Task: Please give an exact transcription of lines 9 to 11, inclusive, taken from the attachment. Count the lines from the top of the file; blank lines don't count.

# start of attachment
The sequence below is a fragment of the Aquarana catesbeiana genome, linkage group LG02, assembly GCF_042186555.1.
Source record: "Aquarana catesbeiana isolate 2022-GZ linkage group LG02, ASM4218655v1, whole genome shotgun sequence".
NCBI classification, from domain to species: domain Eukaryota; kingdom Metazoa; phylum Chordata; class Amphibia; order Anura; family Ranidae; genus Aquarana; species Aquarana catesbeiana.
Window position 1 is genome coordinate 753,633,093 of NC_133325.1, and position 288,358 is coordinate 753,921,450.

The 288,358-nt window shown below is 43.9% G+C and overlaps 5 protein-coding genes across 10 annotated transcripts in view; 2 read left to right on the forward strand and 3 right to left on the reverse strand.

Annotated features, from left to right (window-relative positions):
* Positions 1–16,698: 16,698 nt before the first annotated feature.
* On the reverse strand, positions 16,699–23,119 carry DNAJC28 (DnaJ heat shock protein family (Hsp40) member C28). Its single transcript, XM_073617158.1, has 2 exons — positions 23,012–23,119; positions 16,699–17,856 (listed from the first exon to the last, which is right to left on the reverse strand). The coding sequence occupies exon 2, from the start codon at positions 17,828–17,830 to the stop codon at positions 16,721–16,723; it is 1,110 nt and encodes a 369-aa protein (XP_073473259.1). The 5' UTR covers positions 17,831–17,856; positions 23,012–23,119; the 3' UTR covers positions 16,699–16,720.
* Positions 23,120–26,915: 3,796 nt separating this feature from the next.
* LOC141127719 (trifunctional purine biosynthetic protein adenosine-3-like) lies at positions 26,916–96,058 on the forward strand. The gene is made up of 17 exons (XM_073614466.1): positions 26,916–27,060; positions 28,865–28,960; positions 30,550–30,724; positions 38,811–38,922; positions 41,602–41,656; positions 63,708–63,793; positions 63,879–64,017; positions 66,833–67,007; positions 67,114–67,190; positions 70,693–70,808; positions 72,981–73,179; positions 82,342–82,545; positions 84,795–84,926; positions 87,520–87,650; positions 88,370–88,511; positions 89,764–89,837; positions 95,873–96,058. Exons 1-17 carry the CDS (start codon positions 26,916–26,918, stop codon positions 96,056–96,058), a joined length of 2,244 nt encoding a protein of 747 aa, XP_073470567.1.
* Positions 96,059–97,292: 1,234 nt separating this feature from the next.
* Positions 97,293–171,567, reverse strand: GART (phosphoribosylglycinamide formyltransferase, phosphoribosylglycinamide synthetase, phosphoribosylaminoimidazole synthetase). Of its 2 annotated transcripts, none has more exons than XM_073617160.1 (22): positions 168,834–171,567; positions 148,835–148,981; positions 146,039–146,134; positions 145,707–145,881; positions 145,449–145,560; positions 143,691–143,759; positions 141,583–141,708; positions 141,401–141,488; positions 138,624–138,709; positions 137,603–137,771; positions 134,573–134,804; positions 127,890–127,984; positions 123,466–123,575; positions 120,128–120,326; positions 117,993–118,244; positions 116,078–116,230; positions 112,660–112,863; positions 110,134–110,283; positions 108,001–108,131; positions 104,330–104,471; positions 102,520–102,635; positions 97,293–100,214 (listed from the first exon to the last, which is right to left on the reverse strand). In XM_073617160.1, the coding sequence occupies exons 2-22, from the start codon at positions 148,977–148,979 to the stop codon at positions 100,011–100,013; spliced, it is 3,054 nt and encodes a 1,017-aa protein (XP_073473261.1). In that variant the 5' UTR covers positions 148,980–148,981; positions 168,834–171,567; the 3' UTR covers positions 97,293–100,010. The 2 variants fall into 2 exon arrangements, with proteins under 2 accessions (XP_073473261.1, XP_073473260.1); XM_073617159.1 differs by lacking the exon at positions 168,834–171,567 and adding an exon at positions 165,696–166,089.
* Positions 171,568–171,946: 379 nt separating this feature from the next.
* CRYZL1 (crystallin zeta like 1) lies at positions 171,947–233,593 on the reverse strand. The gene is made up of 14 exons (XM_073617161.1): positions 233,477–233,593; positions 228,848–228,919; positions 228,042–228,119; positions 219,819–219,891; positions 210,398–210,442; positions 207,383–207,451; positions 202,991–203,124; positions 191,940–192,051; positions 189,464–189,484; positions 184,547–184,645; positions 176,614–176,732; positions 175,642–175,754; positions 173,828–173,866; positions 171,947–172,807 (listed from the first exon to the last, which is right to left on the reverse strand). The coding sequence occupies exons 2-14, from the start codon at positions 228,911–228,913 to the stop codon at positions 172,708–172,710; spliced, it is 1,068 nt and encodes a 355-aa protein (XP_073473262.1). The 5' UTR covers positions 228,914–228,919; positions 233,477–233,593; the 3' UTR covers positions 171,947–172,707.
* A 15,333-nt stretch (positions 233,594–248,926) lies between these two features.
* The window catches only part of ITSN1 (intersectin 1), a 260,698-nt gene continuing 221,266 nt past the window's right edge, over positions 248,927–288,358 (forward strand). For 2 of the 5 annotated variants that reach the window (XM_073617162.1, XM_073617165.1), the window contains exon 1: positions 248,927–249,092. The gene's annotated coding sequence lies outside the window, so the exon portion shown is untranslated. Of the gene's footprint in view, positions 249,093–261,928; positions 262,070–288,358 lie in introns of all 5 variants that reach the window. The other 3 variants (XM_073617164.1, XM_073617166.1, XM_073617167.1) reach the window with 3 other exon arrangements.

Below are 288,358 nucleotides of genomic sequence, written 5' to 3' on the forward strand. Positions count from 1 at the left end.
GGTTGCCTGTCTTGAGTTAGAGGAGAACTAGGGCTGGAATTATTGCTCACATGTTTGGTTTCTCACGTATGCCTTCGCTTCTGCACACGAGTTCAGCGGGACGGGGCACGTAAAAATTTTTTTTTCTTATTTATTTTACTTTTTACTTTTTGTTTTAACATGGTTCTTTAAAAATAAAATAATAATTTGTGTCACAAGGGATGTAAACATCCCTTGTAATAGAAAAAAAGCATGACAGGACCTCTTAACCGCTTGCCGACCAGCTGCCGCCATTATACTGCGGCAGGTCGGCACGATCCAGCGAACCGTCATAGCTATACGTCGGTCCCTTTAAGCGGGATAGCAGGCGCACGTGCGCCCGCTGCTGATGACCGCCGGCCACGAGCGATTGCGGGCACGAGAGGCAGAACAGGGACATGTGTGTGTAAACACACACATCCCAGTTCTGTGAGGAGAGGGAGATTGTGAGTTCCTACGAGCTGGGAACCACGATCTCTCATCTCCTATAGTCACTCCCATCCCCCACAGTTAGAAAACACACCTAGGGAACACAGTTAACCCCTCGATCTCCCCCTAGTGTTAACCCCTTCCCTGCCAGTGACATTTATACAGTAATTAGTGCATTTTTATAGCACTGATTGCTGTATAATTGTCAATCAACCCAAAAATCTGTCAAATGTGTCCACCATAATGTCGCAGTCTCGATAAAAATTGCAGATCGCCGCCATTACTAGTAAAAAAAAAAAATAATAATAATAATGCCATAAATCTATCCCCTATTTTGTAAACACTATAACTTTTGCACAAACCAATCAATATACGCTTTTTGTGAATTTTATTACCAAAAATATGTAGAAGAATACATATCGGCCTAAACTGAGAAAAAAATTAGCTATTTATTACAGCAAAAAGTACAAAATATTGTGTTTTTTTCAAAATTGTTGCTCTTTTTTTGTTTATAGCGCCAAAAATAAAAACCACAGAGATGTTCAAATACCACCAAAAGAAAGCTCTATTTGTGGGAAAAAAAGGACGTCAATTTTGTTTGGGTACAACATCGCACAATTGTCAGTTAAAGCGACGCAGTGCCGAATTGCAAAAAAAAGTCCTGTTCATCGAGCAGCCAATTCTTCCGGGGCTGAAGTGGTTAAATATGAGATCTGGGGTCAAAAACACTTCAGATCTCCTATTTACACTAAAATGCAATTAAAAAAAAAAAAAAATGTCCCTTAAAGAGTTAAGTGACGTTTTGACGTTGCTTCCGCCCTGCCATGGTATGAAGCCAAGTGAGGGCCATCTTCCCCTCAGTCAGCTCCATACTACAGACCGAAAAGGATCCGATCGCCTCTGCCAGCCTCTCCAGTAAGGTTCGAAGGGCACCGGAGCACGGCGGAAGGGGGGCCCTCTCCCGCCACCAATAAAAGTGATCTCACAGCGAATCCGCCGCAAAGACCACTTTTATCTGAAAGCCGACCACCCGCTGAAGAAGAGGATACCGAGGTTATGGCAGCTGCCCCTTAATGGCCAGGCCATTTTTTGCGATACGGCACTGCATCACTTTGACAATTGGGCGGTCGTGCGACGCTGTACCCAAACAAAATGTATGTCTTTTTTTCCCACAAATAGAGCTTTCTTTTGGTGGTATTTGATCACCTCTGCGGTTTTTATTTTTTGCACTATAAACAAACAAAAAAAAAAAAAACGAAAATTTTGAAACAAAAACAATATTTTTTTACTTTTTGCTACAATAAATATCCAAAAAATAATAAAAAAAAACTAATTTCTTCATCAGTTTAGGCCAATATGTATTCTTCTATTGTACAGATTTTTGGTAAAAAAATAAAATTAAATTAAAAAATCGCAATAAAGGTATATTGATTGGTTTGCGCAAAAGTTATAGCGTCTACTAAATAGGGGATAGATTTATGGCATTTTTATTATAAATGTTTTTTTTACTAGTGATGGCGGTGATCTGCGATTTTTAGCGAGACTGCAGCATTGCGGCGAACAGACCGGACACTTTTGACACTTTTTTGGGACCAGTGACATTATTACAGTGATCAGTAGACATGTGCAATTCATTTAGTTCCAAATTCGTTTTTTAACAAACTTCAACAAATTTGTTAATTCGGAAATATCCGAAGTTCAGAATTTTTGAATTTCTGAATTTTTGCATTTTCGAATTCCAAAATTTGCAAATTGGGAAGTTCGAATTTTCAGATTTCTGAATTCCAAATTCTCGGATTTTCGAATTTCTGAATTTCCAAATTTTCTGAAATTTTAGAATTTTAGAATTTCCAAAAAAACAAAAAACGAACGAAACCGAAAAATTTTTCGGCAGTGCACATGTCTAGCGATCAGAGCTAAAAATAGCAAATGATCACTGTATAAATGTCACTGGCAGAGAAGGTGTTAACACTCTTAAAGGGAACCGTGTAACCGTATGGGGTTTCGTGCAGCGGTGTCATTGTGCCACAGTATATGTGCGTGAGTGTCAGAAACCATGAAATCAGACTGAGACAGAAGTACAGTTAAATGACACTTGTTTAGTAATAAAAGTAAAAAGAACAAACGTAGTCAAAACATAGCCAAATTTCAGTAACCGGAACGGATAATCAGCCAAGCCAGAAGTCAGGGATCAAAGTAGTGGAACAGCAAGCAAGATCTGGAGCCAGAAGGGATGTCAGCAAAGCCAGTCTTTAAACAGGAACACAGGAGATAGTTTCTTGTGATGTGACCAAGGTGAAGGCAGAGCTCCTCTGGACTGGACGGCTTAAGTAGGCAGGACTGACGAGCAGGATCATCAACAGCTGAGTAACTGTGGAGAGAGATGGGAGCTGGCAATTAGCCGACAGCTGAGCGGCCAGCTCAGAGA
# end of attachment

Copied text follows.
* Positions 23,120–26,915: 3,796 nt separating this feature from the next.
* LOC141127719 (trifunctional purine biosynthetic protein adenosine-3-like) lies at positions 26,916–96,058 on the forward strand. The gene is made up of 17 exons (XM_073614466.1): positions 26,916–27,060; positions 28,865–28,960; positions 30,550–30,724; positions 38,811–38,922; positions 41,602–41,656; positions 63,708–63,793; positions 63,879–64,017; positions 66,833–67,007; positions 67,114–67,190; positions 70,693–70,808; positions 72,981–73,179; positions 82,342–82,545; positions 84,795–84,926; positions 87,520–87,650; positions 88,370–88,511; positions 89,764–89,837; positions 95,873–96,058. Exons 1-17 carry the CDS (start codon positions 26,916–26,918, stop codon positions 96,056–96,058), a joined length of 2,244 nt encoding a protein of 747 aa, XP_073470567.1.
* Positions 96,059–97,292: 1,234 nt separating this feature from the next.